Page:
Prejudice towards Muslim Communities

Throughout all of this the Muslim community have been discriminated and terrorised against. The islamophobia present in white supremacists hateful views creates violence against innocent Muslim lives. There is a mainstream prejudice against Muslim communities, one possessed particularly by far-right groups that expresses violent hatred against all Muslims. Unfortunately this hatred has led to various targeted attacks towards Muslim communities, with the attack on mosques.

This prejudice is fuelled by false and toxic narratives in the media. When a white supremacist killer attacks communities they are called ‘mentally ill’ or ‘lonely’, not terrorists, even though their action is politically and socially motivated, aiming to bring harm, the definition of terrorism. A US study showed that between 2008-2012, 81% of terrorism suspects that were subjects of news reporting were Muslim, which was a far greater percentage of terrorist attacks in the US actually committed by Muslims. This is a harmful bias that incites violence against the Muslim community.

These prejudices and false media narratives led to the Finsbury park attack where Darren Osborne drove a van into a crowd of Muslim’s near a north London mosque. Osborne injured nine people and killed one. The judge of Osborne’s case said he was rapidly radicalised over the internet where he became exposed to racist and anti-Islamic ideology.

Ignorance and misunderstanding of Islam

The false media narratives fuel the ignorance people have towards Muslim culture, religion and beliefs. The majority of Muslims reject the Jihadist violence involved in terrorist attacks, they believe it is not justified by their religion.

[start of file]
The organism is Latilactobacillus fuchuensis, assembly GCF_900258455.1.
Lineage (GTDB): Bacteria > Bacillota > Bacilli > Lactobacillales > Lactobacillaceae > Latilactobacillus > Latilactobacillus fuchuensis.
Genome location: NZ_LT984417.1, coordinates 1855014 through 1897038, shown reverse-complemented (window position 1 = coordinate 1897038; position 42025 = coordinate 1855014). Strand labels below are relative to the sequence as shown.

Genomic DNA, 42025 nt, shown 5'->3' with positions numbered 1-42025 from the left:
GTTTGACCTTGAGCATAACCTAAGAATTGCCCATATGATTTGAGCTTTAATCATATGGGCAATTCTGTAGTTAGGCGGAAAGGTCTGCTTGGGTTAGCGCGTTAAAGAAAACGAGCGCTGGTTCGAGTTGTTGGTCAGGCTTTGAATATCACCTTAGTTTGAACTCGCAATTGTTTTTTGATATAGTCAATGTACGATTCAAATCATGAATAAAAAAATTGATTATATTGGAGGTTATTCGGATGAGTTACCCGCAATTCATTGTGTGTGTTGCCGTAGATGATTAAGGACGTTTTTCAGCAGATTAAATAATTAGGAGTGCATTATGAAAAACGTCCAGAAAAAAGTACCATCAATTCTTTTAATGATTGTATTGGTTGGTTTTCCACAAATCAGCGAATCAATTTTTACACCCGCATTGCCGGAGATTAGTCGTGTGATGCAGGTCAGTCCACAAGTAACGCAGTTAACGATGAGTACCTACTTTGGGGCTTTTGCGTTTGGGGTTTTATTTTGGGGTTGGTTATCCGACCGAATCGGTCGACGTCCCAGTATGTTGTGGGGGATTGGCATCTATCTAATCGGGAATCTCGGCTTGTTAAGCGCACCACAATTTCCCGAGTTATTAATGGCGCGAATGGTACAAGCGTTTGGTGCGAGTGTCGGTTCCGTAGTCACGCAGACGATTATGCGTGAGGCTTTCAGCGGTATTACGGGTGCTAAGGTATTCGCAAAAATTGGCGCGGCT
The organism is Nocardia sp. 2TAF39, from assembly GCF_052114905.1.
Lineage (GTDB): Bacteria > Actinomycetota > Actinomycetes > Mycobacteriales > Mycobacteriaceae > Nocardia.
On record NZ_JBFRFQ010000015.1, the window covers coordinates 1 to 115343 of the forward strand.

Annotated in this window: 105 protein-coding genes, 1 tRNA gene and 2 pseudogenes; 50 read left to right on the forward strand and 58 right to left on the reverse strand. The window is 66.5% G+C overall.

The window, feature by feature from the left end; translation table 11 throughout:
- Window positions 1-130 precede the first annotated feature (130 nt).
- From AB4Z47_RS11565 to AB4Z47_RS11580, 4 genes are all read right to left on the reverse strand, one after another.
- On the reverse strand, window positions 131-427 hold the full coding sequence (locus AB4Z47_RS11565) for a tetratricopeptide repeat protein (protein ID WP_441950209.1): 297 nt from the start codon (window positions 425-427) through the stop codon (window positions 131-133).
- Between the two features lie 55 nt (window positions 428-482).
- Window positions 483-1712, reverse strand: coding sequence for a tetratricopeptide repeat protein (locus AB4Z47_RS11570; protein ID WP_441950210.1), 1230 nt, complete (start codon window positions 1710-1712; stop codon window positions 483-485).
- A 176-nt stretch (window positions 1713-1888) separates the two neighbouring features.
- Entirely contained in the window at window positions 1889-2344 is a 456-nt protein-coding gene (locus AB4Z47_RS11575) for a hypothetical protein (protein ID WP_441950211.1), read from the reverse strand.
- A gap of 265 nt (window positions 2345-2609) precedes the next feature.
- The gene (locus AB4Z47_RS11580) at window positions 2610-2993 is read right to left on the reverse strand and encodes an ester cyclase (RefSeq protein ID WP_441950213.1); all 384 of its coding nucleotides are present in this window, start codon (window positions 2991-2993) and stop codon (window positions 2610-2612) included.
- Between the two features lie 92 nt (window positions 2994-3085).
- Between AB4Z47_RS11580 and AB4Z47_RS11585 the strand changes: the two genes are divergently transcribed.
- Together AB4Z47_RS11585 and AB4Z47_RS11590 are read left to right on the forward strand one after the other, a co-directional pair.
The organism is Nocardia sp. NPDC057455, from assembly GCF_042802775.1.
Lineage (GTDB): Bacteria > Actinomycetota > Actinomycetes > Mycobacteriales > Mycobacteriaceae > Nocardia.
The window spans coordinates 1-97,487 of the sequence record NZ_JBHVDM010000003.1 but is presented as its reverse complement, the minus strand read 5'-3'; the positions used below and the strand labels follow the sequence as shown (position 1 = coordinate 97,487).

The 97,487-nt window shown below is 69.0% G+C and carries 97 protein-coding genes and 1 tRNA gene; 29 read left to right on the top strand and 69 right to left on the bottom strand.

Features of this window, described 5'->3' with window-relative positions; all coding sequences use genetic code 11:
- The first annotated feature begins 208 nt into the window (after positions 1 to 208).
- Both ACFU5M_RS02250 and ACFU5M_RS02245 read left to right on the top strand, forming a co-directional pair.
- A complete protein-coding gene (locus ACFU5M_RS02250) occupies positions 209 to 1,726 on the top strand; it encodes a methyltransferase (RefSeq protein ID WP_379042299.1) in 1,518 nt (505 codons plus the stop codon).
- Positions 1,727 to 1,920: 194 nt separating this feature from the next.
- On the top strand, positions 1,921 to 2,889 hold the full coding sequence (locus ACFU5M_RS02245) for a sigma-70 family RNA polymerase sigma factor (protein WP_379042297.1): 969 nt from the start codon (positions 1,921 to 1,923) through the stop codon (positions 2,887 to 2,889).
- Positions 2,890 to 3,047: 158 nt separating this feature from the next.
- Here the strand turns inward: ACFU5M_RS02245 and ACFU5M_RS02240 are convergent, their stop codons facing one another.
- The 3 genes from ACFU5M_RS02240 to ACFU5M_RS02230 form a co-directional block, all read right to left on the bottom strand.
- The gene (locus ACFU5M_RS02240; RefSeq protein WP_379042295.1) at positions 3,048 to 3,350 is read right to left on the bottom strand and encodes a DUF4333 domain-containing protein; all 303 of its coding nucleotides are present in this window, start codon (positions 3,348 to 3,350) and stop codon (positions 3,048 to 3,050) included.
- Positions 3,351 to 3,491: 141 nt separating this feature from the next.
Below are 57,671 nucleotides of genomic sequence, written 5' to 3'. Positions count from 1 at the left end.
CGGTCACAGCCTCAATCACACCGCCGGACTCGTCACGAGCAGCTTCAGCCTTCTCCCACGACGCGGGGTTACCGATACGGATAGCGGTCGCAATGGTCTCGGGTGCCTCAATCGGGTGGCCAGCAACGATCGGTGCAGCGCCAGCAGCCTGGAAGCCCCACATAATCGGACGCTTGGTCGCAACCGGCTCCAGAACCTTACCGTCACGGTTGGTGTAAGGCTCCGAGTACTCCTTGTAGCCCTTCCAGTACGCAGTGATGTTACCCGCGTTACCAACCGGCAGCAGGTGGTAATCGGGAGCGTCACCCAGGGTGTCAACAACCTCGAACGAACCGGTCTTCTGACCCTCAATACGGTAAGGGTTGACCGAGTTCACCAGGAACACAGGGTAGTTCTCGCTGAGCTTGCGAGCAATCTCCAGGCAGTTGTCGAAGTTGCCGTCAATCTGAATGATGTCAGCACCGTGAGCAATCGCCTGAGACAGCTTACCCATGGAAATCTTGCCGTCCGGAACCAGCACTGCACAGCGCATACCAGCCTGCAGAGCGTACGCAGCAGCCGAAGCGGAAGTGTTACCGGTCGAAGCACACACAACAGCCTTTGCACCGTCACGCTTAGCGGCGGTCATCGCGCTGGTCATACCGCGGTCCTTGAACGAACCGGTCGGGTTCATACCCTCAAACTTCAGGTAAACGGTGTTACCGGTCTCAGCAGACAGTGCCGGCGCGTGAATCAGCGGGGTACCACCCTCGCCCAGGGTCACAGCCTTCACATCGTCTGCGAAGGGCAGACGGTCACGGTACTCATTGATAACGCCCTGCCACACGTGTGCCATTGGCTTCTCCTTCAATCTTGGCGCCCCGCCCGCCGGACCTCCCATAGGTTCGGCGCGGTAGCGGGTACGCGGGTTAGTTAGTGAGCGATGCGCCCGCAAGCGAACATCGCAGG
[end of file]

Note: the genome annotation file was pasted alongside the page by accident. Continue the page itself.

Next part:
ISIS follows a jihadist tradition, they are a militant Islamist group. They reject all innovation in the religion and aim to return to the early days of Islam. The group has been condemned by many Muslim leaders, explaining that their extremist ideas decay the earth and destroy human civilisation which is in no way a part of Islam, it is an enemy to Islam. Leaders have explained that their sacrifice without legitimate cause it not jihad at all, it is criminality.

An academic criminology paper called ‘ISIS is not Islam: epistemic injustice, everyday religion, and young Muslims narrative resistance’ by Sveinung Sandberg and Sarah Colvin does a great job at explaining the harm prejudice has done to Muslim communities as well as correcting ignorant mainstream beliefs about Islam. They aim to debunk dominant western narratives that construct young Muslims as easily radicalised and potential violent extremists. They undertook a study that addresses prejudices and biases towards Muslims and Islam. Young Muslim participants were interviewed, they openly spoke out against martyrdom and terrorist action, saying it goes completely against Islam. They referred to terrorists as anti-Islamist, wrong and satanic. One participant stated that “It is not only the jihadists who are acting wrongly but also a mainstream media that actively furthers epistemic injustice by spreading the jihadi misrepresentation of what Islam says.” Participants wanted a voice to present another image of Islam than the one they faced daily in the mainstream media. The mainstream media fuels this false idea of Muslim and we urgently need to remove the narrative and present this religion for what it really is.

I urge you to read the paper to learn about Islam from young Muslim accounts and to find out more about the danger false narratives can have on Muslim communities. To read this paper click here and download the PDF.